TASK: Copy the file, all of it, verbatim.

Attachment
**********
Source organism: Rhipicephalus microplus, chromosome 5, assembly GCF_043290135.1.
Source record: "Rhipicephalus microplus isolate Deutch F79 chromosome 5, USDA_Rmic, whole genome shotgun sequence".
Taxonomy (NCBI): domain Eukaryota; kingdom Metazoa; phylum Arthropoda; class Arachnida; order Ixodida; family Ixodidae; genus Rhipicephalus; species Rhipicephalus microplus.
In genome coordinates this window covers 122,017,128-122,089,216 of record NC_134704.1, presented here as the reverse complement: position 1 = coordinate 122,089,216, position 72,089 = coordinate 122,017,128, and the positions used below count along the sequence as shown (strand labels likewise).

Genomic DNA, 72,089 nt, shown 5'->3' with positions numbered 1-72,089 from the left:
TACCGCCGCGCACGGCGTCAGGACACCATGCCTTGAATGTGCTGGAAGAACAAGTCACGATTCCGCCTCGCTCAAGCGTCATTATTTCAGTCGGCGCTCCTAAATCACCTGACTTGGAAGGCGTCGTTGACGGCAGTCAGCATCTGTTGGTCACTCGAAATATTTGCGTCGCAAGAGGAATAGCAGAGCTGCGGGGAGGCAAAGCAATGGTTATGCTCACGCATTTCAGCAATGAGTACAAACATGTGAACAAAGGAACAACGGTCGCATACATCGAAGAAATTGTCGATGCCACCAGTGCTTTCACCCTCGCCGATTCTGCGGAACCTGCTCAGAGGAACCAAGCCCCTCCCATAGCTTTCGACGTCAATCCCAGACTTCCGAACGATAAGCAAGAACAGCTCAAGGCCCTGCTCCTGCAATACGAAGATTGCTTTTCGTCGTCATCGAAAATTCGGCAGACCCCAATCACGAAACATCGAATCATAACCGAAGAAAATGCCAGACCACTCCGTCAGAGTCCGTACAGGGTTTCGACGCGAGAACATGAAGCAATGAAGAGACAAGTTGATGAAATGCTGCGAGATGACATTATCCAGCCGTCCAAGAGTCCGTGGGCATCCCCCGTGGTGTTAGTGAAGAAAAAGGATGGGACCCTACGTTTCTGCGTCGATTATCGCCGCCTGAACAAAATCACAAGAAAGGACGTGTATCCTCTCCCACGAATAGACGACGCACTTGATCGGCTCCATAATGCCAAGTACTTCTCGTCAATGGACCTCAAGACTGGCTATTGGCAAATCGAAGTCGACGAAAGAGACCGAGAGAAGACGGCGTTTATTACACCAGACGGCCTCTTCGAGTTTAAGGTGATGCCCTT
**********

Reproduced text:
Source organism: Rhipicephalus microplus, chromosome 5, assembly GCF_043290135.1.
Source record: "Rhipicephalus microplus isolate Deutch F79 chromosome 5, USDA_Rmic, whole genome shotgun sequence".
Taxonomy (NCBI): domain Eukaryota; kingdom Metazoa; phylum Arthropoda; class Arachnida; order Ixodida; family Ixodidae; genus Rhipicephalus; species Rhipicephalus microplus.
In genome coordinates this window covers 122,017,128-122,089,216 of record NC_134704.1, presented here as the reverse complement: position 1 = coordinate 122,089,216, position 72,089 = coordinate 122,017,128, and the positions used below count along the sequence as shown (strand labels likewise).

Genomic DNA, 72,089 nt, shown 5'->3' with positions numbered 1-72,089 from the left:
TACCGCCGCGCACGGCGTCAGGACACCATGCCTTGAATGTGCTGGAAGAACAAGTCACGATTCCGCCTCGCTCAAGCGTCATTATTTCAGTCGGCGCTCCTAAATCACCTGACTTGGAAGGCGTCGTTGACGGCAGTCAGCATCTGTTGGTCACTCGAAATATTTGCGTCGCAAGAGGAATAGCAGAGCTGCGGGGAGGCAAAGCAATGGTTATGCTCACGCATTTCAGCAATGAGTACAAACATGTGAACAAAGGAACAACGGTCGCATACATCGAAGAAATTGTCGATGCCACCAGTGCTTTCACCCTCGCCGATTCTGCGGAACCTGCTCAGAGGAACCAAGCCCCTCCCATAGCTTTCGACGTCAATCCCAGACTTCCGAACGATAAGCAAGAACAGCTCAAGGCCCTGCTCCTGCAATACGAAGATTGCTTTTCGTCGTCATCGAAAATTCGGCAGACCCCAATCACGAAACATCGAATCATAACCGAAGAAAATGCCAGACCACTCCGTCAGAGTCCGTACAGGGTTTCGACGCGAGAACATGAAGCAATGAAGAGACAAGTTGATGAAATGCTGCGAGATGACATTATCCAGCCGTCCAAGAGTCCGTGGGCATCCCCCGTGGTGTTAGTGAAGAAAAAGGATGGGACCCTACGTTTCTGCGTCGATTATCGCCGCCTGAACAAAATCACAAGAAAGGACGTGTATCCTCTCCCACGAATAGACGACGCACTTGATCGGCTCCATAATGCCAAGTACTTCTCGTCAATGGACCTCAAGACTGGCTATTGGCAAATCGAAGTCGACGAAAGAGACCGAGAGAAGACGGCGTTTATTACACCAGACGGCCTCTTCGAGTTTAAGGTGATGCCCTT